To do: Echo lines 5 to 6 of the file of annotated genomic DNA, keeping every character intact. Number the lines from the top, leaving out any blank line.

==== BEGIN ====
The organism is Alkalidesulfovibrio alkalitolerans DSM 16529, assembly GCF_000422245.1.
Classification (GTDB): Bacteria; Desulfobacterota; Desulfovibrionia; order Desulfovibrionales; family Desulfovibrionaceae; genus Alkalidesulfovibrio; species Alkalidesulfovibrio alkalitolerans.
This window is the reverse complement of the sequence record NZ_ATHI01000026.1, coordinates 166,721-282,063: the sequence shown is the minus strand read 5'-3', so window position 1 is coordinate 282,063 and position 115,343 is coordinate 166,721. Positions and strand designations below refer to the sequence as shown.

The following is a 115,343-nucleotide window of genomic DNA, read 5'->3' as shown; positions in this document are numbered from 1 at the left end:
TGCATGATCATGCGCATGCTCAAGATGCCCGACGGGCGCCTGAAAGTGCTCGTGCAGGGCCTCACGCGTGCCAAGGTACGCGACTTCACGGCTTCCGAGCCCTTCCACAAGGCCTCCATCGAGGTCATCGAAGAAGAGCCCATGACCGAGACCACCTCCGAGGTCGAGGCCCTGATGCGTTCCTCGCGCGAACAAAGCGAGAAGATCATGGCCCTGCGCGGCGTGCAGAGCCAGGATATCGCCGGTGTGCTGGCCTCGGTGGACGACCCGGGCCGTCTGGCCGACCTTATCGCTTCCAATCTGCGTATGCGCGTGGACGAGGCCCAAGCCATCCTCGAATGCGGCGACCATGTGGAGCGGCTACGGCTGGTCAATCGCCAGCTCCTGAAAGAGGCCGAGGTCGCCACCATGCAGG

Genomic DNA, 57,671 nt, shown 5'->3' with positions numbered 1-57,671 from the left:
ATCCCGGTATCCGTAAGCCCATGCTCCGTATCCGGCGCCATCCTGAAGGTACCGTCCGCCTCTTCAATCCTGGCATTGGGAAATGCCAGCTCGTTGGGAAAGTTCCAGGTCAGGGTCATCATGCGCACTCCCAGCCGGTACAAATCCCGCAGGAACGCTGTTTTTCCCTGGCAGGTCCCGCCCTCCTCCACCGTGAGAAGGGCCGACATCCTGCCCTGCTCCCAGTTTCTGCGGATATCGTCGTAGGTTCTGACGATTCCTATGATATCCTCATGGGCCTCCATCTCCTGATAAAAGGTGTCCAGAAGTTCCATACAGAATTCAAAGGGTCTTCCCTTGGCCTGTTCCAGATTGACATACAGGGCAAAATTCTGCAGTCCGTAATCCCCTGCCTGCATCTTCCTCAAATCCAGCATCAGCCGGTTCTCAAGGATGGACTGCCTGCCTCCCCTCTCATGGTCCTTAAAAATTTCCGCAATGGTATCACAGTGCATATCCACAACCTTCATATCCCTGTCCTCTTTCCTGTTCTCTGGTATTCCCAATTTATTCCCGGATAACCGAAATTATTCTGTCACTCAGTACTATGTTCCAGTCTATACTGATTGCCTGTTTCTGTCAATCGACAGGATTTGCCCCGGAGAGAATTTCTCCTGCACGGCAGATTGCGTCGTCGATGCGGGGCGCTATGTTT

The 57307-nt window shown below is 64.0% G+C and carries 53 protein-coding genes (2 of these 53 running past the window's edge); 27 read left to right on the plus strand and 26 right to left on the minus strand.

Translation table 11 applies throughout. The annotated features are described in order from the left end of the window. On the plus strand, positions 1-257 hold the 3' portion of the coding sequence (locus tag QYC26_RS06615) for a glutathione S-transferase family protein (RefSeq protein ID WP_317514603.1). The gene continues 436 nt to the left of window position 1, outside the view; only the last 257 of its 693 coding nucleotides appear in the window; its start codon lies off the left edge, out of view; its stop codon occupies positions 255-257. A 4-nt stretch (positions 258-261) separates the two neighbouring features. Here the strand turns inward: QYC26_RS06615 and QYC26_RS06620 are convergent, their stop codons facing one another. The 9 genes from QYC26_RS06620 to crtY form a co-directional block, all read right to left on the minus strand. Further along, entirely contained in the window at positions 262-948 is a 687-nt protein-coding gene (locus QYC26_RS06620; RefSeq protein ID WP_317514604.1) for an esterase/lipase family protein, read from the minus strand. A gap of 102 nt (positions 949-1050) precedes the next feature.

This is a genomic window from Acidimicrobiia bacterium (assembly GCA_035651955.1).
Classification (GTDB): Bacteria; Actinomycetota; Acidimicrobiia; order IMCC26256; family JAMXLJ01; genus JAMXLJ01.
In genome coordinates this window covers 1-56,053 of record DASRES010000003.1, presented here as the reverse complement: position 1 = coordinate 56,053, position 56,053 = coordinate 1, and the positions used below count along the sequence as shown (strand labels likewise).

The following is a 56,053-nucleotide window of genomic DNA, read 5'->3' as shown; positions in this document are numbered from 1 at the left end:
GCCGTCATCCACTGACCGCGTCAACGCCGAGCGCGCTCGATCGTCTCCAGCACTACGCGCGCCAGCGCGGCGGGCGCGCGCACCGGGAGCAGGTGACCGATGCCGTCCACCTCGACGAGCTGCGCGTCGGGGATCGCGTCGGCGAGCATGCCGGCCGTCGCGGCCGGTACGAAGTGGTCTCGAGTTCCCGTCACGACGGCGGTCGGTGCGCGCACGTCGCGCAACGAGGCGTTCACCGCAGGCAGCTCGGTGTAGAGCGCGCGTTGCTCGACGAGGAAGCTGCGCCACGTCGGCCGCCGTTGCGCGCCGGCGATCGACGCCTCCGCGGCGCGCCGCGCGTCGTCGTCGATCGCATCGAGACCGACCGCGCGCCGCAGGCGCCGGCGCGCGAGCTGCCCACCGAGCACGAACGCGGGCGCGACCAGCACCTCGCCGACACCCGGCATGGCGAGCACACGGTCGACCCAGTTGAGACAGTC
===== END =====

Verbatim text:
TGCATGATCATGCGCATGCTCAAGATGCCCGACGGGCGCCTGAAAGTGCTCGTGCAGGGCCTCACGCGTGCCAAGGTACGCGACTTCACGGCTTCCGAGCCCTTCCACAAGGCCTCCATCGAGGTCATCGAAGAAGAGCCCATGACCGAGACCACCTCCGAGGTCGAGGCCCTGATGCGTTCCTCGCGCGAACAAAGCGAGAAGATCATGGCCCTGCGCGGCGTGCAGAGCCAGGATATCGCCGGTGTGCTGGCCTCGGTGGACGACCCGGGCCGTCTGGCCGACCTTATCGCTTCCAATCTGCGTATGCGCGTGGACGAGGCCCAAGCCATCCTCGAATGCGGCGACCATGTGGAGCGGCTACGGCTGGTCAATCGCCAGCTCCTGAAAGAGGCCGAGGTCGCCACCATGCAGG

Genomic DNA, 57,671 nt, shown 5'->3' with positions numbered 1-57,671 from the left: